Oz Investigates: Protein Powder, Pt 1 (3:54)
Consumerlab.com is offering a 24-hour free pass to Dr. Oz viewers. Visit ConsumerLab.com/DoctorOz now and get immediate access to ConsumerLab.com’s unbiased testing of protein powders and shakes, including the protein products discussed on the show and others, as well as its tests of multivitamins and vitamin D supplements.
Here are a few key points to remember to help you choose the best protein powder or shake based on ConsumerLab.com’s extensive testing. Use the pass above to see ConsumerLab.com’s full report.
Why Use a Protein Powder or Shake?
Protein is necessary to build, maintain and repair muscle. To increase protein in the diet, you could turn to meats, which are complete protein sources because they provide all the essential amino acids. The downside to meats, especially red meat, is that they can also provide significant amounts of saturated fat and cholesterol. Another way to increase protein intake is by combining servings of incomplete proteins such as legumes and grains, but this can increase carbohydrate and calorie intake. Some powders and drinks can offer a protein alternative without significantly increasing consumption of fats, carbohydrates, cholesterol or calories.
Protein supplementation before, during and/or after resistance-type exercising can increase post-exercise muscle protein synthesis and inhibit muscle protein breakdown.
What Type to Use?
There are four main types of protein in powders and shakes – whey, casein, soy and/or rice. Whey and casein are both derived from milk (the protein in milk is 80% casein and 20% whey). Most protein products are made with whey, which is a “complete” protein and contains the highest branched chain amino acid (BCAA) content found in nature. The branched chain amino acids tend to become depleted following exercise and are needed for the maintenance of muscle tissue. Whey protein is believed to be digested faster than casein and more completely than soy protein. So whey is often your best bet. Before bed, however, some athletes choose casein due to its slower metabolism – potentially supplying amino acids throughout the evening.
Meanwhile, soy and rice tend to be the only two sources acceptable to vegetarians. Soy is also the most "heart healthy" source of protein, as eating 25 grams a day (in addition to a low-fat, low-cholesterol diet) can reduce the risk of heart disease. Anyone with thyroid disease or a predisposition to thyroid dysfunction, however, should limit the intake of soy-based protein food, due to its potential to affect hormone balance. Rice protein is not a complete protein because it lacks one of the essential amino acids, isoleucine. However, it can be combined with other protein sources to provide all the essential amino acids needed in your diet.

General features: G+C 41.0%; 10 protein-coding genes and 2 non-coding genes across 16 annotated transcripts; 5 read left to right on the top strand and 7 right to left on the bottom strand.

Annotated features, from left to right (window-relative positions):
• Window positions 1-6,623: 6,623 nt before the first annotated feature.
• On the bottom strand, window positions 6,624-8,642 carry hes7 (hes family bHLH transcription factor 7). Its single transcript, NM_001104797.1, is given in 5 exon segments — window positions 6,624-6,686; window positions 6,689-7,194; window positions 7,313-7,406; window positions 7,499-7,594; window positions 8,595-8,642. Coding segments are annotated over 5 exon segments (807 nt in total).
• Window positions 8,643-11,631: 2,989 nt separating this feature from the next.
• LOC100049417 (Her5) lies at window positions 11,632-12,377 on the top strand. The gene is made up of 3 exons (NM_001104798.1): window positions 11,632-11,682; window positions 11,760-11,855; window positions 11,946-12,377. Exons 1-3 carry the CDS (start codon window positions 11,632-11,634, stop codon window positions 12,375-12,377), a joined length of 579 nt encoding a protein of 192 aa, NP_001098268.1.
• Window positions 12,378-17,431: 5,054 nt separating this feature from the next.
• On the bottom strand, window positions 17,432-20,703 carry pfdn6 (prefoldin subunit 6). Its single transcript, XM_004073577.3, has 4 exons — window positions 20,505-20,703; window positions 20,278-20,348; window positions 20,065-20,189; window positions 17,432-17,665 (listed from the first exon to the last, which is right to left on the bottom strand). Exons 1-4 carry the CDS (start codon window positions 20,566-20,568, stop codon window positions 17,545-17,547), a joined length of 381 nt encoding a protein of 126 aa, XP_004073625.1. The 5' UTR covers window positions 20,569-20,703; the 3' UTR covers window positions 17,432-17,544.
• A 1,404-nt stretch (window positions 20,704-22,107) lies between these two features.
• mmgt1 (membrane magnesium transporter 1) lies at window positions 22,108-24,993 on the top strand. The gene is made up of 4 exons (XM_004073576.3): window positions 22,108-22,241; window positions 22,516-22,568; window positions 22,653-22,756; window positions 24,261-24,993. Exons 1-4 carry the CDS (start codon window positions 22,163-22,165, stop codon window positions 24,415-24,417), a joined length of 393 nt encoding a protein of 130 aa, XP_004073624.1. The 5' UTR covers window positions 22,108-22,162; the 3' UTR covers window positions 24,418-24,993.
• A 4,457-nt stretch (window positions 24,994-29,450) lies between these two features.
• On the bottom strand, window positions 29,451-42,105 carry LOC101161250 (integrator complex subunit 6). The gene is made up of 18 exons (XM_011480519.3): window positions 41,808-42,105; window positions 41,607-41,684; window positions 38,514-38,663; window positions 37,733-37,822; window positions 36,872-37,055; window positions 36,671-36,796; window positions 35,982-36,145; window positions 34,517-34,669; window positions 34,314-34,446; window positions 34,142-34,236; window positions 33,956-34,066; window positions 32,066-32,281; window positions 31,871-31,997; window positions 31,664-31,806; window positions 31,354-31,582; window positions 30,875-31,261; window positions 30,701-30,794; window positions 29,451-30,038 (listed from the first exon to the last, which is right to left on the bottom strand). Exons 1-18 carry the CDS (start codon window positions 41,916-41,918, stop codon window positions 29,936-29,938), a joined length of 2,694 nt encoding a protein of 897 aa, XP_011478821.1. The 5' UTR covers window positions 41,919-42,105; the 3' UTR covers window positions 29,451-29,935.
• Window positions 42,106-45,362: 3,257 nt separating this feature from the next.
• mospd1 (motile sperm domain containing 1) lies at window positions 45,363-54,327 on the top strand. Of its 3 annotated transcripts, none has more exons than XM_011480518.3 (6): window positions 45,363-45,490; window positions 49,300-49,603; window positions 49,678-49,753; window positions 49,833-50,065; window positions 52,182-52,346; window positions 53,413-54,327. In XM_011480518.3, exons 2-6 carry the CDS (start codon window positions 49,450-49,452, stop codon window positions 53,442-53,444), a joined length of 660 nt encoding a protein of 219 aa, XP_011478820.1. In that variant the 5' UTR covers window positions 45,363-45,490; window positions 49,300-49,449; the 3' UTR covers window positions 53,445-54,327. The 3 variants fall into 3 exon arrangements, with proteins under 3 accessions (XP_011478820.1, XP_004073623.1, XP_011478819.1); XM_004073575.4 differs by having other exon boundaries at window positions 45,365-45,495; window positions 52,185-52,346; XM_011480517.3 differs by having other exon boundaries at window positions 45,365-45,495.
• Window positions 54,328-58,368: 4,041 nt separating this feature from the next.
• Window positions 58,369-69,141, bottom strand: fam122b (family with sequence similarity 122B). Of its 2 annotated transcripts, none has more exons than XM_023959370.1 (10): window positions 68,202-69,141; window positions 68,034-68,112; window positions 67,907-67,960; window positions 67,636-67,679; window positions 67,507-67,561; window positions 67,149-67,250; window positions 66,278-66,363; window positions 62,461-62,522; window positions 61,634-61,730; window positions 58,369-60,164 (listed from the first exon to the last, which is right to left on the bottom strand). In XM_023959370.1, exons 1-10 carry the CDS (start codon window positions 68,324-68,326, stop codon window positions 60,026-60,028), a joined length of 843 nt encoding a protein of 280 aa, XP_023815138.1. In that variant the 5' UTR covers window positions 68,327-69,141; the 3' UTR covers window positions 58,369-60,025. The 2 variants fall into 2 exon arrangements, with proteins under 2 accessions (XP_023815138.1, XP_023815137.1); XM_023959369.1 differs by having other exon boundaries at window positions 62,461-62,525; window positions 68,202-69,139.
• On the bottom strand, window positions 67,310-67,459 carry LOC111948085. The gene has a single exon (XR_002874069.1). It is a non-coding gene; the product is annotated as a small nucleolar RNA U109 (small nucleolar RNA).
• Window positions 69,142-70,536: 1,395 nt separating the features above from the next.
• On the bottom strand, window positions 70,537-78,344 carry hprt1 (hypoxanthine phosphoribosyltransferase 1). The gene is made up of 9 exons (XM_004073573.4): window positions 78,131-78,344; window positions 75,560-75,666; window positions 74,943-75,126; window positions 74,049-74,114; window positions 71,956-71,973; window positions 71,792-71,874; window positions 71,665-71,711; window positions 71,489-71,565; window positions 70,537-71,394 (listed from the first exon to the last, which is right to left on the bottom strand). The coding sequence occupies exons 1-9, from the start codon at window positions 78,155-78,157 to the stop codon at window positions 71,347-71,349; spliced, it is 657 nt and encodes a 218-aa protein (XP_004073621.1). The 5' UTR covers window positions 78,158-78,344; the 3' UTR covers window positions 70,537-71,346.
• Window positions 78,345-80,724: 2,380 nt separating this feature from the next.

What to Avoid:
Some protein products contain ingredients that you may not expect or want. For example, added herbs or whole foods may be contaminated with heavy metals, such as lead. Excess vitamins or minerals may cause you to get “too much,” exceeding recommended Tolerable Upper Intake Levels and increasing your risk of toxicity. Also, be aware that products promoted for "energy," might include caffeine-containing ingredients, such as coffee extract, guarana, mate or cocoa, which really don’t give you energy, just stimulation. Powders and drinks may also contain an array of sweeteners, giving you added calories and sugar alcohols, which can cause bloating and gas. It’s generally best to avoid these added ingredients and stick to the protein you’re looking for.
As discovered by ConsumerLab.com, some manufacturers don’t actually put in all the protein they claim, or they use materials in which the protein has been substituted with non-proteins, which can trick simple tests. Even companies which claim to follow good manufacturing practices may use these simple tests, letting problems slide by. Some products will also contain more fats, carbs (including sugars) or cholesterol than listed. Unfortunately, you can’t tell from looking at a product if it is high-quality or not, but you can check ConsumerLab.com’s report to find those which have passed its rigorous testing, including tests for heavy metal contamination. Tests in recent years by ConsumerLab.com have found that more than 30% of protein powders and drinks don’t meet strict criteria for quality. ConsumerLab.com has also found that some products are more reasonably priced than others, and, in the report, you’ll see which products provide high-quality protein at the lowest cost. Use the Dr. Oz 24-hour free pass to get ConsumerLab.com’s test report on protein powders and shakes, as well as multivitamins and vitamin D supplements. Go to ConsumerLab.com/DoctorOz.
Finally, when you use a protein powder or shake, be aware that increased protein in the diet can increase urine output, so stay well-hydrated. High-protein diets may also cause calcium loss, so be sure you’re getting enough calcium in your diet – adding an extra glass of milk or 300 mg of calcium should help.